When most people think of professional cycling today, the name Lance Armstrong probably still comes to mind. Between 1999 and 2005, Armstrong won a record seven Tours de France, only to have them all tossed out in 2012 after it was revealed the Texan had been using performance-enhancing drugs. Between 1957 and 1964, a Frenchman named Jacques Anquetil won five Tours, also – by his own repeated admission at the time – on drugs. But the trait shared by Armstrong and Anquetil that interests authors Shelly and Brett Horton in Shoulder to Shoulder: Bicycle Racing in the Age of Anquetil is not doping but celebrity. Forget Armstrong (in their book, the Hortons do just that): What John F. Kennedy was to U.S. presidents and The Beatles were to rock ’n’ roll, Anquetil was to cycling.
Anquetil’s story, as well as that of other Anquetil-era racers like Tom Simpson of England, Federico Bahamontes of Spain, and Rik van Looy of Belgium, is told through more than 100 magazine and newspaper photos collected and restored by the Hortons. Each photo is captioned, though not sourced, and accompanied by a short note in the back of the slim volume. We learn, for example, that a 1962 photo of the driver of a support car, who’s leaning out the car’s window to drip oil on the rear gears of a cyclist’s bike during the Circuit des Boucles de la Seine, actually depicts a ruse to give the unidentified rider a chance to lean on the car’s fender for a precious few seconds. As for the photo of Rik van Looy smoking a cigarette as he pedaled during the 1961 Giro d’Italia, it makes you wonder if his pair of secondary classification and numerous stage victories in the Tour and Giro could have been parlayed into something more with healthier lungs.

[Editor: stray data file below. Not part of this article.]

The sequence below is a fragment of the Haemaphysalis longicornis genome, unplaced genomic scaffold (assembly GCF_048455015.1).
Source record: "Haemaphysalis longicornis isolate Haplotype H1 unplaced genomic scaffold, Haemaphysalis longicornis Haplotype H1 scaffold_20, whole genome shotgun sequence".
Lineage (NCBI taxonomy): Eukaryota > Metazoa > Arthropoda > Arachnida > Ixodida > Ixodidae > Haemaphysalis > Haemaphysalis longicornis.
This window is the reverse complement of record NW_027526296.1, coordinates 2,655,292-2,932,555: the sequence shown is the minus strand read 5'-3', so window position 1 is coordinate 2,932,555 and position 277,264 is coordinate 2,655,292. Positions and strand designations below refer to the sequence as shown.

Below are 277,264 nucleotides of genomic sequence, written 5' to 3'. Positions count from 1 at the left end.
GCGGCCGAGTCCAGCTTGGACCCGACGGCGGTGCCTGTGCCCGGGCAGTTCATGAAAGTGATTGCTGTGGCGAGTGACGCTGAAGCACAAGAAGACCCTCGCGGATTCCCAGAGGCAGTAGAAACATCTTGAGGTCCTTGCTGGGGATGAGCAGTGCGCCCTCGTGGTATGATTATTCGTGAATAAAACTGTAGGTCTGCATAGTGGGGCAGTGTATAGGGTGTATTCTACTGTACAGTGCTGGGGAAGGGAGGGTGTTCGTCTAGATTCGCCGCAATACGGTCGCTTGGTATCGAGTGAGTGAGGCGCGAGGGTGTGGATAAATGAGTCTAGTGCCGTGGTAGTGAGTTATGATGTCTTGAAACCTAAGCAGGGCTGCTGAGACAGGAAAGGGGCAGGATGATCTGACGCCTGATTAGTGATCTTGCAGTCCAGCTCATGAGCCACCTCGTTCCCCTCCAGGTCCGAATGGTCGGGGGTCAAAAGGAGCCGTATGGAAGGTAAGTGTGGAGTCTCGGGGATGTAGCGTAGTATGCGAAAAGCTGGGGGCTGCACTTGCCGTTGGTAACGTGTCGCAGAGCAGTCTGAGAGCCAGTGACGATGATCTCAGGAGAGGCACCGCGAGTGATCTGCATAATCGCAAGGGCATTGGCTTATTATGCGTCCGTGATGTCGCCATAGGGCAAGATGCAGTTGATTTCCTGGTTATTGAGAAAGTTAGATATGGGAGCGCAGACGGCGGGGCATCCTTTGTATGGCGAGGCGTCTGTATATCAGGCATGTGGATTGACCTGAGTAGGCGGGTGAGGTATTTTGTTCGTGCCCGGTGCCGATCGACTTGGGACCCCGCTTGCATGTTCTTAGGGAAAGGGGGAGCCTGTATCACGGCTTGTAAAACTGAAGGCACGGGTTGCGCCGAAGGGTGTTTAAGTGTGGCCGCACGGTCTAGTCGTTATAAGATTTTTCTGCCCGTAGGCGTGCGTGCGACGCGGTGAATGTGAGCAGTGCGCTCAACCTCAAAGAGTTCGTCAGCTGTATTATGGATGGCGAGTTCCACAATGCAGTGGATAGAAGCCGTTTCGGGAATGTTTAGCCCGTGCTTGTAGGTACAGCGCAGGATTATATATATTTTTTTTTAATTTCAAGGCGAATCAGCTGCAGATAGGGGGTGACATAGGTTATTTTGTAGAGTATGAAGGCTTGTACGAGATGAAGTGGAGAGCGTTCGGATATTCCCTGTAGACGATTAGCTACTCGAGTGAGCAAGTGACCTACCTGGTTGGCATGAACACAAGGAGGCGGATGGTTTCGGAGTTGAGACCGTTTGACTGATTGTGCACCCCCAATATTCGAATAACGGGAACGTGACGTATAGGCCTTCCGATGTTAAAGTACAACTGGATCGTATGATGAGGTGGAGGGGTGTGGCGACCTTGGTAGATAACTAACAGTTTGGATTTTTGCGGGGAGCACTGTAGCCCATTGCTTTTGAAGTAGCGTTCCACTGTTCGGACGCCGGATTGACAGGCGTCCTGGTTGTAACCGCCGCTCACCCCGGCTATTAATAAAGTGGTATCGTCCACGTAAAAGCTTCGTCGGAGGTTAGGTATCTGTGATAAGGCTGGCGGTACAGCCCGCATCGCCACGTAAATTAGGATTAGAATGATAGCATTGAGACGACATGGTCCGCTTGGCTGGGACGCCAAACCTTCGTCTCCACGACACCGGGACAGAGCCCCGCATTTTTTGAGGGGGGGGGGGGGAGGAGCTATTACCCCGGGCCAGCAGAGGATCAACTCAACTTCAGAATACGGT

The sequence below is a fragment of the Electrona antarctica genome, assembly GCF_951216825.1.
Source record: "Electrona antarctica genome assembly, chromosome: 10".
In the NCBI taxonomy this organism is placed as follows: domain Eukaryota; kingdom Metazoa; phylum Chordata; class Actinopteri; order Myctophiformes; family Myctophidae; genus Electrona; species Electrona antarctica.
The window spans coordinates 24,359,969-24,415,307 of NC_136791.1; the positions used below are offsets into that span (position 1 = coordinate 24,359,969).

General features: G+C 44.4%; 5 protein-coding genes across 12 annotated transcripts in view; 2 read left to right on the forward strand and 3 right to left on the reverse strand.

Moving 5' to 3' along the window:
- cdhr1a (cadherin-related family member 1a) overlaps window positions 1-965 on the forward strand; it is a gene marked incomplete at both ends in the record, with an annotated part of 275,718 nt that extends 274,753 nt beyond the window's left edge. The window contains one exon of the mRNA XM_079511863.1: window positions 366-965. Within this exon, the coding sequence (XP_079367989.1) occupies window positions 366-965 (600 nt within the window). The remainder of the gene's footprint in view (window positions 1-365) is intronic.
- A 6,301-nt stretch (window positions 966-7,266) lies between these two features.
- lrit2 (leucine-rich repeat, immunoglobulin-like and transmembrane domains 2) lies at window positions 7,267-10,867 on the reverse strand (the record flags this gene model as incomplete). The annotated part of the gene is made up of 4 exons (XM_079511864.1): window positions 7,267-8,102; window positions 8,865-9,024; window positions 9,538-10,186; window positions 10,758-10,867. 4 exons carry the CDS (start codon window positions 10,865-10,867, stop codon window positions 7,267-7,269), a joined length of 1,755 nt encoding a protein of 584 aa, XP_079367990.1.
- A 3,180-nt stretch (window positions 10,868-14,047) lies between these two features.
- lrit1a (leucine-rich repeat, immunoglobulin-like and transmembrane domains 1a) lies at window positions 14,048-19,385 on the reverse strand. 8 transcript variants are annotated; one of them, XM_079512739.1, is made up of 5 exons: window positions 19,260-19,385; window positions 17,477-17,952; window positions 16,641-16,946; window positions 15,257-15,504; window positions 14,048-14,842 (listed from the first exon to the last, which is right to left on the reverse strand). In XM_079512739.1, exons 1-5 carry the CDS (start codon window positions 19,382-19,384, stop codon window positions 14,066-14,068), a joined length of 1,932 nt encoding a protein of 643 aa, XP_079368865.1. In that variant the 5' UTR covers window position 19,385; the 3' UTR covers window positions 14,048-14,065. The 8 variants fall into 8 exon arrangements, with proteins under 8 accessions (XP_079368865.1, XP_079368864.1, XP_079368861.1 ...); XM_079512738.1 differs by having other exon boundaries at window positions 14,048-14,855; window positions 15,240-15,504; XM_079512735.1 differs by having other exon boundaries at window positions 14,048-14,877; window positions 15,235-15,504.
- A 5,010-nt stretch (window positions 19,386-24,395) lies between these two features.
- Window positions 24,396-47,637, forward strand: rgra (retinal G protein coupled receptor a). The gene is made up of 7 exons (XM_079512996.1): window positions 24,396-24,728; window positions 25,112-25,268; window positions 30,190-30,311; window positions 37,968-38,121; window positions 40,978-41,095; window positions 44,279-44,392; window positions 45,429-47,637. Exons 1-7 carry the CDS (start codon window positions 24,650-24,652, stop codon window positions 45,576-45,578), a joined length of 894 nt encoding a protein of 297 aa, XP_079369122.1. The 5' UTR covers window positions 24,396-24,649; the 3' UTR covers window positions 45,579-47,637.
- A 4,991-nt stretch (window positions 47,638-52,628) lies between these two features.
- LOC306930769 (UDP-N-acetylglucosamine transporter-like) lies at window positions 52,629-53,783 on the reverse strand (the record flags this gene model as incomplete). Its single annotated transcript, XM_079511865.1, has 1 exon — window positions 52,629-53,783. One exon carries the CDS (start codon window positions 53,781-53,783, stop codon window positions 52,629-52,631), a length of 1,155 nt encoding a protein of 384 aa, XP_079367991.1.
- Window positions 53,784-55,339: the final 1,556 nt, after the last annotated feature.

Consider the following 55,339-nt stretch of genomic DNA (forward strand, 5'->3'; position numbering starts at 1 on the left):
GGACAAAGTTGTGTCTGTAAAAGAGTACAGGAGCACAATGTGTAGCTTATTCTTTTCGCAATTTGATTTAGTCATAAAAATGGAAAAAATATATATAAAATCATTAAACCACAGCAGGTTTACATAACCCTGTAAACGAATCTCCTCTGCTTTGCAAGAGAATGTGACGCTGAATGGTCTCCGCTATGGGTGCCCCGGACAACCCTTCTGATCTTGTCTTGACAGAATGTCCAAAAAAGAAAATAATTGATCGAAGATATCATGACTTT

These glimpses of cycling in the sixties are welcome, as are the images of the punishing circuits, the mercurial weather, and the crashes that came about as a result of both. But the book’s focus is Anquetil, which means we get to see him as a young man being served soup by his mother, Marie. There are photos of Anquetil meeting the legend who preceded him, Fausto Coppi, and the cyclist who would equal his number of Tour victories, Eddie Merckx. We see Anquetil exulting during the 1962 Tour, which he won, cruising in a motorboat with his wife, Janine, and signing the inside of a leggy blonde’s thigh in a photo clearly staged for a nearby group of photographers. It all looks impossibly romantic and dashing, which, not coincidentally, was exactly the impression the world was given of Jacques Anquetil.
– Ben Marks
Shoulder to Shoulder: Bicycle Racing in the Age of Anquetil
by Shelly Horton and Brett Horton
2015, 120 pages, 7 x 8.3 x 0.6 inches